Google’s Matt Cutts, head of the web spam team, posted a YouTube video about upcoming algorithm changes. This is something Google rarely does, but Matt thought it was important he posted on Twitter that “Pretty much every SEO should watch this video:”
I’m going to post the video for you to watch, but before I do, here’s a summary of what you’ll hear:
There will be a major Penguin update
Google will address advertorial spam
Spammy queries will be looked at
He doesn’t say what, specifically, Google will do in this regard, but Matt does say they plan to “go upstream” to address link spam
More sophisticated link analysis (Matt seems really excited about this one even though his language is tentative)
Improvements on how Google handles hacked websites
Algorithm tweaks to boost “authority” as a ranking factor
Google will attempt to soften the blow of Panda for sites in the “gray area”
This one actually makes a lot of sense and it’s surprising Google didn’t think of it sooner, but they will diminish the number of times a domain cluster appears in the SERPs for the same domain, addressing specifically subsequent SERP pages
Improvements to webmaster communication
Much of this has to do with addressing blackhat SEO techniques, so most of us don’t have anything to worry about. The changes that will affect us whitehat guys are mostly positive. Should we be worried, or do you see any of this as good for webmasters?
On-site SEO is every bit as important as off-site SEO. In fact, I’d say it’s more important. If you can’t get your on-site SEO right, then it won’t matter how good you are at off-site SEO. Here are three on-site SEO tricks that don’t get talked about much.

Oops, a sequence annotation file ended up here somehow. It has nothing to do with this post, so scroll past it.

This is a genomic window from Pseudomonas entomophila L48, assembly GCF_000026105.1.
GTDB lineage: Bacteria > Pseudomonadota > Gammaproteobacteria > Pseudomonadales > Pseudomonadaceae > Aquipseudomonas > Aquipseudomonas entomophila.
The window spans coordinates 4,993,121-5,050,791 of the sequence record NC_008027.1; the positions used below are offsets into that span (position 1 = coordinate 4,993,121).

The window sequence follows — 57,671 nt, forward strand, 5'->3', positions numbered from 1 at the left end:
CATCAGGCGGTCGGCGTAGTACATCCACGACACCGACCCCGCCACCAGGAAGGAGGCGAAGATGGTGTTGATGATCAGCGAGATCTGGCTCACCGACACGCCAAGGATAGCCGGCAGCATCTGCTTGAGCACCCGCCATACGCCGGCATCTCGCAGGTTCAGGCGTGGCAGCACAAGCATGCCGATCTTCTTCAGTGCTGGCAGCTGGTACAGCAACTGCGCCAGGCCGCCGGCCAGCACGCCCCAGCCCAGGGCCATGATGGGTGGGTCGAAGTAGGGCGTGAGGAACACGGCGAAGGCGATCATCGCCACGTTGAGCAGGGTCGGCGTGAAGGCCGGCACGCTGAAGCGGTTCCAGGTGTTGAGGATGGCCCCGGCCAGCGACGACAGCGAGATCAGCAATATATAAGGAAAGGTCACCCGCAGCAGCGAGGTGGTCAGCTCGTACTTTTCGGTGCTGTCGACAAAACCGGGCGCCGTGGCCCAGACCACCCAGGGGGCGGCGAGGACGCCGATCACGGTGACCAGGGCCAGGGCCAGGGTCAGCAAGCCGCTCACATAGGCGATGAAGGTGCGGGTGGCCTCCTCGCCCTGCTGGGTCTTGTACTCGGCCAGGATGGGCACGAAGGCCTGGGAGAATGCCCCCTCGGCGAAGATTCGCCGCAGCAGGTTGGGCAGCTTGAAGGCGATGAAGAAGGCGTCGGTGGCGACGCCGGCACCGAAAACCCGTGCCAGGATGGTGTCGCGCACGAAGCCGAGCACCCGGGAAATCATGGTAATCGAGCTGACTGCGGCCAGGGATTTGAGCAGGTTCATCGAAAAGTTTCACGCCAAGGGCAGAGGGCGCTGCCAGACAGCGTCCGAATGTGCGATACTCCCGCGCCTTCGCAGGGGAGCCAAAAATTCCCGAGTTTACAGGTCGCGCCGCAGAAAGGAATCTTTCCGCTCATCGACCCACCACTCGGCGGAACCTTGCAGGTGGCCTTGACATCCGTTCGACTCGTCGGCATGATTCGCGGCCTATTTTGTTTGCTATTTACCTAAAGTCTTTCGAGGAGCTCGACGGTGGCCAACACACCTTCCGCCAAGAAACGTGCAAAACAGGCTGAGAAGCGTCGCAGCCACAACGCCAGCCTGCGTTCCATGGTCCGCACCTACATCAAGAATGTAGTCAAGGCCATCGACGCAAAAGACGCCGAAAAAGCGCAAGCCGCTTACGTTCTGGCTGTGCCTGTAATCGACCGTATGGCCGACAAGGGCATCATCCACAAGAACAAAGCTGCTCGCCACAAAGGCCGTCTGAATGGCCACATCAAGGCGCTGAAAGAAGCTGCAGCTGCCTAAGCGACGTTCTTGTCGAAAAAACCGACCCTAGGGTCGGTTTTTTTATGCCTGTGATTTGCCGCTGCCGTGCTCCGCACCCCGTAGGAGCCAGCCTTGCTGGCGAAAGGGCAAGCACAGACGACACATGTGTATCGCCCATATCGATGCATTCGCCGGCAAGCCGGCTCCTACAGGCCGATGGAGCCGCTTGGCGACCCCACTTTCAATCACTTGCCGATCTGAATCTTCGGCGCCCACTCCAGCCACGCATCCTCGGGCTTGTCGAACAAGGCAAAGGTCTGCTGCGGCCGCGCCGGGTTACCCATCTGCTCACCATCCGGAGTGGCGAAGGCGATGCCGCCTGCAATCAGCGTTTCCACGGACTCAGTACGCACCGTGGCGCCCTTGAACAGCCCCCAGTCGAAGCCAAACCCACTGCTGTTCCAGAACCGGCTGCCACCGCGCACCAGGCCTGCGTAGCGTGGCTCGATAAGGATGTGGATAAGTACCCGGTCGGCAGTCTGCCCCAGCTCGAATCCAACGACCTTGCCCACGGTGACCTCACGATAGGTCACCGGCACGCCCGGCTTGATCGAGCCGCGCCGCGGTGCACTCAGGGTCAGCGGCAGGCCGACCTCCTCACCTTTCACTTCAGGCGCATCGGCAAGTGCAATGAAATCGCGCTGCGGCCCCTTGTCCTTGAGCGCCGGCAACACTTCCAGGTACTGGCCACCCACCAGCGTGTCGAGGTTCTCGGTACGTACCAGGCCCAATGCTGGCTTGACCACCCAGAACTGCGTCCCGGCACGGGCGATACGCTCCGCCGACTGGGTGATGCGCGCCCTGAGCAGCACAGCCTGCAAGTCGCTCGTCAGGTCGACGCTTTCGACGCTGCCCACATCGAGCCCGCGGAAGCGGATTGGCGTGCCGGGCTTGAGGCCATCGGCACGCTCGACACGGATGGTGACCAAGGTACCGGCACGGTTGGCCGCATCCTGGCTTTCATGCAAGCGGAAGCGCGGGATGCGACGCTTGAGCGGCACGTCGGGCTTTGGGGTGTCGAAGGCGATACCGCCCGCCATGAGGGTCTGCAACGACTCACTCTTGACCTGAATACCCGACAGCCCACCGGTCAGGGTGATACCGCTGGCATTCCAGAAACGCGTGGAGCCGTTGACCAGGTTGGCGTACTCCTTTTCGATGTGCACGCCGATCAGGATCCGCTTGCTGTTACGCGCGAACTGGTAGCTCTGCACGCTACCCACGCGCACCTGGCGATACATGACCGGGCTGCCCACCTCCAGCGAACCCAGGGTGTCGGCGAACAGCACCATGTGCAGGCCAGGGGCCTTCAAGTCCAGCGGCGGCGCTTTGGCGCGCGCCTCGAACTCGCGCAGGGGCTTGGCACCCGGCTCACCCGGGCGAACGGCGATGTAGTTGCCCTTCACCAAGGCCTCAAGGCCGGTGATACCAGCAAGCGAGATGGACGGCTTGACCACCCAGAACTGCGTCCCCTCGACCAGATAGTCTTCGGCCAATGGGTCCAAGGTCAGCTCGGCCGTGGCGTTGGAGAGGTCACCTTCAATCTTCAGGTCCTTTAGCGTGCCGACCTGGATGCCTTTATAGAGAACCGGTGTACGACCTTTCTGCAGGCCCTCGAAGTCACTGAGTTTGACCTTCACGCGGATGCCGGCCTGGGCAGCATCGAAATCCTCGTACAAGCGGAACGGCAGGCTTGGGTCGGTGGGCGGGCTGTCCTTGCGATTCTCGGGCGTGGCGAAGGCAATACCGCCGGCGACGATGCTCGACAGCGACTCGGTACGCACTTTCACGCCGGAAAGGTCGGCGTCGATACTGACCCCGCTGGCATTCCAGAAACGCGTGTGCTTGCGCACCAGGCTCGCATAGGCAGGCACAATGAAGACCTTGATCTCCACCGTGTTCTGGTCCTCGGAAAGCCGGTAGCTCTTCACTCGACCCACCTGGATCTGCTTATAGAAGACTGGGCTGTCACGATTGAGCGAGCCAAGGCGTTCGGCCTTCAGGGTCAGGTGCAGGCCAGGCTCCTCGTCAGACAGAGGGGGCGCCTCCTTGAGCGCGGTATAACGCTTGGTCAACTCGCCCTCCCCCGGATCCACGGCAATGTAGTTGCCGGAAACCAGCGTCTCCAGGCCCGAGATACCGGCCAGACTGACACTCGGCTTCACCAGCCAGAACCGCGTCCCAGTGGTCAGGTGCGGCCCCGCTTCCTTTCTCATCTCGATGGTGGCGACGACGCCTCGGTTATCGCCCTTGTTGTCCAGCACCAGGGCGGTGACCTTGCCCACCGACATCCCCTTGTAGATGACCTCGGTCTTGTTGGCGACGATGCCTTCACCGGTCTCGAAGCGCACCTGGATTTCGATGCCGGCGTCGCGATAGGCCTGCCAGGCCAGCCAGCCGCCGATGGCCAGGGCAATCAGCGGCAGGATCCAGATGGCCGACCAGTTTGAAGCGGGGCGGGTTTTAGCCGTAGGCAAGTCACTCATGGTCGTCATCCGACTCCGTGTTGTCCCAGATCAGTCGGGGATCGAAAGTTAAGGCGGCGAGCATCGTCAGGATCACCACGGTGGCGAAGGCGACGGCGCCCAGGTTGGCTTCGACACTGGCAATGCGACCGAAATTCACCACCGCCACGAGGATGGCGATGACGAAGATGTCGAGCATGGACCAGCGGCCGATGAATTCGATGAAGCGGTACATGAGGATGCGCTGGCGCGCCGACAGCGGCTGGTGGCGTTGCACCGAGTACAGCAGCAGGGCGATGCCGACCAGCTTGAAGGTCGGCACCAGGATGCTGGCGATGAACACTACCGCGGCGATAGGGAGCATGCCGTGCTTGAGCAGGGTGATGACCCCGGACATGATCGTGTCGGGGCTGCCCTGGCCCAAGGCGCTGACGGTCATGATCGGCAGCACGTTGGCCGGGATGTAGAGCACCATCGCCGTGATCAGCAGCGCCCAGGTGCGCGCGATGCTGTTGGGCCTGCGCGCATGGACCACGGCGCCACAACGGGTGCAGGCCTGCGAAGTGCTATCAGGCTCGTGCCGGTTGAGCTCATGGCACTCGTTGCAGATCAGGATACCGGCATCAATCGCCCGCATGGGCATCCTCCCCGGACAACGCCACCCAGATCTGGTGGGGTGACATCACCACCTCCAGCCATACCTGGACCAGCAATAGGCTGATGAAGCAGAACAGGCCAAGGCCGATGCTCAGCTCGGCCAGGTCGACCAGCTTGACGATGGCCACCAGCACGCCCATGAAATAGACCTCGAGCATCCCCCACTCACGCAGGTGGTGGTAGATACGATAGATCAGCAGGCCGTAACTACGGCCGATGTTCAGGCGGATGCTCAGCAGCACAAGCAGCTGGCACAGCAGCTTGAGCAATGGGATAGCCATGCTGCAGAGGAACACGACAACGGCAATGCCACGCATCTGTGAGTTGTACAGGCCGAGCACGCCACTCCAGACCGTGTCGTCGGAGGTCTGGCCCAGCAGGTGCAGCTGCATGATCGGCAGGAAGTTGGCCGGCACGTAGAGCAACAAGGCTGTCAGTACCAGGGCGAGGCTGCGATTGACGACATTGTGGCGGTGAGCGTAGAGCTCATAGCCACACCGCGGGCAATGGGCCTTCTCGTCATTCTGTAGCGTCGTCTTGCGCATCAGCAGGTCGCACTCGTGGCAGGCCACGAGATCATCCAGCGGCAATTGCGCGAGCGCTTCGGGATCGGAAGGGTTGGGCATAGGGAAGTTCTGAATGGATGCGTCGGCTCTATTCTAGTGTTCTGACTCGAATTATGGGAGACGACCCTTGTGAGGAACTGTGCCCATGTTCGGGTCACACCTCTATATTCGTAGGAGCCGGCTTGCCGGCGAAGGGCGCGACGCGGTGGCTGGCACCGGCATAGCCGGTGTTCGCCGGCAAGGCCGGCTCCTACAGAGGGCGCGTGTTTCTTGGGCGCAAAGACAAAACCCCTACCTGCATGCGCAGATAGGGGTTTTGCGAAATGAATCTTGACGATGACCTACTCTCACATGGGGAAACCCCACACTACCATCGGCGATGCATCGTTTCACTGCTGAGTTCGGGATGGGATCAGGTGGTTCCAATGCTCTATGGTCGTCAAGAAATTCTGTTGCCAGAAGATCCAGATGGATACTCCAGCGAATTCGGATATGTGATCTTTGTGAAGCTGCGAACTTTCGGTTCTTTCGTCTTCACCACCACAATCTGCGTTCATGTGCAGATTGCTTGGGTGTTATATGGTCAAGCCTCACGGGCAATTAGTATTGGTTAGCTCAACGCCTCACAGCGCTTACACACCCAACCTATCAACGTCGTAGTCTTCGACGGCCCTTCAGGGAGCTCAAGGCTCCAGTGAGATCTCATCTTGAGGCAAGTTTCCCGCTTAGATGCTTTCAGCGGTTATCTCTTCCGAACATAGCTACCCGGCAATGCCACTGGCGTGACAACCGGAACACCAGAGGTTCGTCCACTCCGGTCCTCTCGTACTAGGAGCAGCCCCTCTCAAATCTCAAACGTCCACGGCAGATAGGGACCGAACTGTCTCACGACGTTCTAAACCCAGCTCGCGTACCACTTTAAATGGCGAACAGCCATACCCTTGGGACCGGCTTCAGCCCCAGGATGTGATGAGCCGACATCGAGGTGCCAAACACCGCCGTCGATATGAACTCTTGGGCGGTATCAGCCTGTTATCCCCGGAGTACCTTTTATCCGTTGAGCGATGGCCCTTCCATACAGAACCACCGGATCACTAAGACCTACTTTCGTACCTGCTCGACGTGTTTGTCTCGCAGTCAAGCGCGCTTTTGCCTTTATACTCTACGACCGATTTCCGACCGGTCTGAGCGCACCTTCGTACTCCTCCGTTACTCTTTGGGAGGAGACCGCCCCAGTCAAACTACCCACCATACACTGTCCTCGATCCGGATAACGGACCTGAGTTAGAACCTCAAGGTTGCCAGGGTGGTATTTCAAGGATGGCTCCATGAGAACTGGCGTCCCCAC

404 pages – There are all sorts of error pages, but the 404 error page can be the most frustrating for users – especially if yours isn’t optimized well. Don’t settle for the generic 404 page. Customize your page with your company’s logo and some helpful information to assist your visitors in finding the right web page. To do that well, include some link suggestions and encourage your visitors to keep trying.
Site speed – Search engines love fast-loading websites. They don’t like slow-loading websites. Therefore, you should do everything you can to increase your website’s load speed. Often, sites load slowly due to an overwhelming number of huge graphic or video files, server issues, or clunky CMS systems.
Rich snippets – Rich snippets are a good way to provide extra information about your page to help your site visitors find the information they are looking for. They won’t necessarily help your site rank better, but if visitors can’t find what they are looking for, then it won’t matter.
SEO is in a constant state of change. Very little we do today bears any resemblance to how SEO was performed 10 or 15 years ago. And it’s likely that SEO will be quite different 20 years from now. Here are three outdated SEO ideas that still get shared in social circles even though they are completely WRONG.
META Tags Are Extremely Important – No they’re not. Neither Bing nor Google even look at your keywords meta tag. They completely ignore it. Your SEO Title tag is usually redundant. It is only slightly useful. The most important meta tag is the meta description tag and, technically, you can do without it. It’s useful to the degree that you write a good one and that Google or Bing uses it in the search snippet in user search results – which doesn’t happen every time.
Search Engine Submissions Are Necessary – Absolutely not. I still see web companies offering search engine submission services. The truth is, the search engines have spiders that crawl the web. If you have one inbound link to your website, it will be found and indexed by the search engines. Submission is not necessary.